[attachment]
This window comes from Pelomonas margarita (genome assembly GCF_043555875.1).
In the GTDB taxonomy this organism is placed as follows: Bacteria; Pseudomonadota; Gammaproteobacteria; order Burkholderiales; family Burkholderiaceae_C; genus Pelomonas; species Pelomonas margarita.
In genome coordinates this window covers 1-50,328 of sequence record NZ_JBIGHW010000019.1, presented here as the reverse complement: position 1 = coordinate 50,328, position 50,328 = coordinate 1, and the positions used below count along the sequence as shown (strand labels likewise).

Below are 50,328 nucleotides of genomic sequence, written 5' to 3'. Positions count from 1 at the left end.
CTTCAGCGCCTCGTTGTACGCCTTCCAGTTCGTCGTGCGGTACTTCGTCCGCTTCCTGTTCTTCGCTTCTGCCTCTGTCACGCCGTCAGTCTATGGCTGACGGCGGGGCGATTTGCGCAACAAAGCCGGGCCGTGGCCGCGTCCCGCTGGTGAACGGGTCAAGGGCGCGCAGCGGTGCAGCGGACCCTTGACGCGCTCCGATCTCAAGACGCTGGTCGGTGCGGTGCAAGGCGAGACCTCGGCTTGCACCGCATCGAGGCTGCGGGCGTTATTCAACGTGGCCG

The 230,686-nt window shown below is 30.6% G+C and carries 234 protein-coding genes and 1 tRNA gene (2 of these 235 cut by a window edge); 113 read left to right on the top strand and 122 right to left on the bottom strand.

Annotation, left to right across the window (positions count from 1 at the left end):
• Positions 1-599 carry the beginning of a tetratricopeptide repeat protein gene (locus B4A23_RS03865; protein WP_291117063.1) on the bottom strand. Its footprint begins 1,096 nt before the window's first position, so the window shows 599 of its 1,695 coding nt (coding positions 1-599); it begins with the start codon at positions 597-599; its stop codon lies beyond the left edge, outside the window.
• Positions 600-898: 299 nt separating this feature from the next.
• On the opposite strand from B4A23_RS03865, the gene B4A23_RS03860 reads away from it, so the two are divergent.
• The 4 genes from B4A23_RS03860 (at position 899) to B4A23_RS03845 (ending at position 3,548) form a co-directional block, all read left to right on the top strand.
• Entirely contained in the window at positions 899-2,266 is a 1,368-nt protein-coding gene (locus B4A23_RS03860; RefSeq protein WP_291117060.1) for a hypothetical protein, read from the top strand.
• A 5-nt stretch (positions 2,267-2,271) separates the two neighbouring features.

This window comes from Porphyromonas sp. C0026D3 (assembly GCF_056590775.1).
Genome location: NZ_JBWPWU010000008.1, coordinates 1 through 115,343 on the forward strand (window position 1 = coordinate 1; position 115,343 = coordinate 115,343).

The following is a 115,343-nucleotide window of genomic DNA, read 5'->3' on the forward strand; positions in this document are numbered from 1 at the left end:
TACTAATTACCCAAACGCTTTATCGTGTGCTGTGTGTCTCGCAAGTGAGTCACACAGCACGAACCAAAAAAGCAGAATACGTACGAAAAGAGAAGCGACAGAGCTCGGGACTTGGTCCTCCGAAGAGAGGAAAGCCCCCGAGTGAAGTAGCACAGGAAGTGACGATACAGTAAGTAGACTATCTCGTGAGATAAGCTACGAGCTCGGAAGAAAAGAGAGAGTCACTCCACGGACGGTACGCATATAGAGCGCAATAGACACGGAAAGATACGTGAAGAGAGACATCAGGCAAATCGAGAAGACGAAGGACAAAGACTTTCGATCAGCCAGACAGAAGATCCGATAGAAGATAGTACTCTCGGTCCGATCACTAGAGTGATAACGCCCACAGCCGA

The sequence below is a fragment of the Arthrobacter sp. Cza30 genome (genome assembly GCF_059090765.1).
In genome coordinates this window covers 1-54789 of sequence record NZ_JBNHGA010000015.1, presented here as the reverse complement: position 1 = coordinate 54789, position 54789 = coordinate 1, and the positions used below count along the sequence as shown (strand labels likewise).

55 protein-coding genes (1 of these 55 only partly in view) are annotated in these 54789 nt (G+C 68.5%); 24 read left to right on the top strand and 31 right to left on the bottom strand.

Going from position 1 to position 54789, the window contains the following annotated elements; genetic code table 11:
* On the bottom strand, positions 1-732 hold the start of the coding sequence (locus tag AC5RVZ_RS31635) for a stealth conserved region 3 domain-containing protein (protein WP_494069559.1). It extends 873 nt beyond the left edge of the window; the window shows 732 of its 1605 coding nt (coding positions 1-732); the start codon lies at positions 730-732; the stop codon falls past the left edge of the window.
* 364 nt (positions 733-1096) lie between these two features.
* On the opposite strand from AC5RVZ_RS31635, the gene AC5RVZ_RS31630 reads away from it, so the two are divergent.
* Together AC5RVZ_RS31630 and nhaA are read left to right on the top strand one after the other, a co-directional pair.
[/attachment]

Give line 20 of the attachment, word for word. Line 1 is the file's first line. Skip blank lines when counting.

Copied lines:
55 protein-coding genes (1 of these 55 only partly in view) are annotated in these 54789 nt (G+C 68.5%); 24 read left to right on the top strand and 31 right to left on the bottom strand.